13. Cross Strait Relations
Xinkuai News (“CHINA’S CABINET DECIDES TO SUPPORT ECONOMIC ZONE TO BOOST MAINLAND-TAIWAN CO-OP”, 2009/05/04) reported that the State Council, the PRC’s cabinet, passed a plan to support the development of the economic zone on the western side of the Taiwan Straits. The plan adopted at an executive meeting of the State Council is aimed to boost development in a region led by Fujian Province and promote cooperation between the region and Taiwan. The State Council said the economic zone would face the Taiwan Island across the Straits, and would be connected with the Pearl River Delta and the Yangtze River Delta, two economic powerhouses on the mainland.
14. Sino-UK Environmental Cooperation
The Guardian (“BRITAIN TO HELP CHINA ON CARBON CAPTURE”, 2009/05/04) reported that Britain will share the benefits of its investment in carbon capture and storage technology with the PRC and other developing countries, the energy secretary, Ed Miliband, said today. The move may help Britain to belatedly meet its Kyoto protocol promise to pass on low-carbon technology to help poorer countries reduce greenhouse gas emissions. However, questions may arise over how much should be given away for free and how much the UK should exploit the business opportunities of being a potential leader in the industry.
15. Sino-Indian Trade Relations
Calcutta News.Net (“DISMAL START TO NATHU LA BORDER TRADE BETWEEN INDIA, CHINA”, 2009/05/04) reported that the fourth season of the border trade between India and the PRC through the fabled Silk Road resumed Monday, although bureaucratic red tape from the Indian side led to traders failing to reach the other side of the border. The inability of the district collectorate’s office to provide the 62-odd Indian traders with ‘travel passes’ resulted in a deadlock forcing all of them to cancel visiting the trade mart on the PRC side. However, 60 PRC traders arrived here in 10 trucks, although they too were disappointed when Indian customs officials refused entry of their items as those goods were not in conformity to the list of tradable items agreed upon by the two countries.
16. PRC Leadership
Straits Times (Peh Shing Huei, “CHINA’S RISING STARS “, 2009/05/04) reported that it may still be early days, but the PRC caught a glimpse this month of the young Chinese Communist Party (CCP) leaders slated to take over the reins of the country in 2022. Eyebrows were raised when five CCP young turks were prominently featured by a magazine published by the party mouthpiece. Global Personalities (Huanqiu Renwu), a bi-monthly by the People’s Daily, splashed on its cover five leaders in their 40s. It was a sign, said analysts, that they are likely to form the core of the PRC’s ‘Sixth Generation’ leadership as the CCP moves to institutionalise power transfer. A key difference between them and the Fifth Generation leaders is that they have a better education.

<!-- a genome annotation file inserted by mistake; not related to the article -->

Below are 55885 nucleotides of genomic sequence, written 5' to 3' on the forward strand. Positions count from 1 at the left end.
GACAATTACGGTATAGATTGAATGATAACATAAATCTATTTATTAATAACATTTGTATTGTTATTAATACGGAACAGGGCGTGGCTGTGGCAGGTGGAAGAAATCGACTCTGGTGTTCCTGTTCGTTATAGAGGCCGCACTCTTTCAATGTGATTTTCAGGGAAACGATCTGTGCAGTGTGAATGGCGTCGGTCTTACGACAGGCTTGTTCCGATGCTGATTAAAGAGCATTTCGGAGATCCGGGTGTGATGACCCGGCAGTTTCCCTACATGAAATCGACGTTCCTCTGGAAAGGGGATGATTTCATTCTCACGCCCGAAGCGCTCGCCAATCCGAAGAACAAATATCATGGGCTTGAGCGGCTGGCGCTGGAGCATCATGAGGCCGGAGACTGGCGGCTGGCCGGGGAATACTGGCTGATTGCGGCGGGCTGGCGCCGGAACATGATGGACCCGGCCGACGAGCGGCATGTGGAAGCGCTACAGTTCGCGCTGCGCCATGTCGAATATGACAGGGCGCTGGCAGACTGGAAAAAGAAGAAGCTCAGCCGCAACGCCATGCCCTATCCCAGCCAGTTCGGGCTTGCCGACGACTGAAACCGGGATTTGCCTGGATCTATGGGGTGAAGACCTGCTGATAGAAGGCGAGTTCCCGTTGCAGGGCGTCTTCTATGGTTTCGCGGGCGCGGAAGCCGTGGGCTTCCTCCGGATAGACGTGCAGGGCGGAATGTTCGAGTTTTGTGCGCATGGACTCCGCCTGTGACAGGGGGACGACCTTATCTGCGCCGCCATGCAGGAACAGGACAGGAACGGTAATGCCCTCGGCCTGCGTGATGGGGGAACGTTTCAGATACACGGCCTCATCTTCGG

17. PRC on Food Security
Xinhua News (“CHINA TO JOIN UN TO ADDRESS FOOD SHORTAGE IN ASIA-PACIFIC”, Beijing, 2009/05/05) reported that the PRC will sponsor a UN program to promote its self-developed hybridized rice planting in countries facing food shortages, the United Nations Asian and Pacific Center for Agricultural Engineering and Machinery (UNAPCAEM) said at a conference on Food Security in the Asia Pacific. “The program, supported by the Chinese government, will play a positive role in lifting the grain production capacity and easing food shortage in developing countries of Asia and the Pacific,” said Ai Yuxin, senior expert at UNAPCAEM.
18. PRC Energy Supply
Agence France-Presse (“CHINA TRIPLES WIND POWER CAPACITY GOAL: REPORT”, Beijing, 2009/05/04) reported that the PRC has more than tripled its target for wind power capacity to 100 gigawatts by 2020, likely making it the world’s fastest growing market for wind energy technology, state press said. The PRC is aiming for an annual wind power growth rate of 20 percent for the foreseeable future , Feng Junshi, an official with the National Energy Administration, told a Beijing conference, according to the China Daily . The new target for 2020 is up from a goal of 30 gigawatts announced by the government 18 months ago, the report said.
19. PRC Economy
Christian Science Monitor (“FOR CHINA, A REVERSE BRAIN DRAIN IN SCIENCE?”, 2009/05/04) reported that the PRC has hung a “Help Wanted” sign for scientists and engineers, dangling big-bucks salaries and sparkling new labs to lure expatriates back from the United States. They’re offering relocation allowances of $146,000 plus salaries reportedly as high as $250,000 a year to do it. The PRC’s effort is the latest wrinkle in what some experts see as a decade-long loss for the US of foreign nationals – mainly from Asia – who are taking their strong, US-honed science and technology skills and heading home.